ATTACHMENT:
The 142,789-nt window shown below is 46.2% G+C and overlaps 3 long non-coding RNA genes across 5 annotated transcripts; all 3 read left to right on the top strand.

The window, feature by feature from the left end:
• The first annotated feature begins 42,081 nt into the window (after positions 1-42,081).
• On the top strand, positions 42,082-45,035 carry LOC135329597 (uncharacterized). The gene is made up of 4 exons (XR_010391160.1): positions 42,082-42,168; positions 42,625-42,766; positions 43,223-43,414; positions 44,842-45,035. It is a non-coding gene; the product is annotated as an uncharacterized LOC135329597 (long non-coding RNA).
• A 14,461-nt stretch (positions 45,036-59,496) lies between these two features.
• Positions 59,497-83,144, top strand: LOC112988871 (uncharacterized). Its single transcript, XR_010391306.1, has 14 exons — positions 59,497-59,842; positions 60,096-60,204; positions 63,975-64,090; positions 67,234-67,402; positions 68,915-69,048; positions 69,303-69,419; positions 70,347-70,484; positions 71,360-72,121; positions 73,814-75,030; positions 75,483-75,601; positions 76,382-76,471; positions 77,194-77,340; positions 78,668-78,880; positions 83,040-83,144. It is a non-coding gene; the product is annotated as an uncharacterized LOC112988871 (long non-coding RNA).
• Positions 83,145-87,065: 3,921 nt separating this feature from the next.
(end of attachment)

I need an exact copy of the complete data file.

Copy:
The 142,789-nt window shown below is 46.2% G+C and overlaps 3 long non-coding RNA genes across 5 annotated transcripts; all 3 read left to right on the top strand.

The window, feature by feature from the left end:
• The first annotated feature begins 42,081 nt into the window (after positions 1-42,081).
• On the top strand, positions 42,082-45,035 carry LOC135329597 (uncharacterized). The gene is made up of 4 exons (XR_010391160.1): positions 42,082-42,168; positions 42,625-42,766; positions 43,223-43,414; positions 44,842-45,035. It is a non-coding gene; the product is annotated as an uncharacterized LOC135329597 (long non-coding RNA).
• A 14,461-nt stretch (positions 45,036-59,496) lies between these two features.
• Positions 59,497-83,144, top strand: LOC112988871 (uncharacterized). Its single transcript, XR_010391306.1, has 14 exons — positions 59,497-59,842; positions 60,096-60,204; positions 63,975-64,090; positions 67,234-67,402; positions 68,915-69,048; positions 69,303-69,419; positions 70,347-70,484; positions 71,360-72,121; positions 73,814-75,030; positions 75,483-75,601; positions 76,382-76,471; positions 77,194-77,340; positions 78,668-78,880; positions 83,040-83,144. It is a non-coding gene; the product is annotated as an uncharacterized LOC112988871 (long non-coding RNA).
• Positions 83,145-87,065: 3,921 nt separating this feature from the next.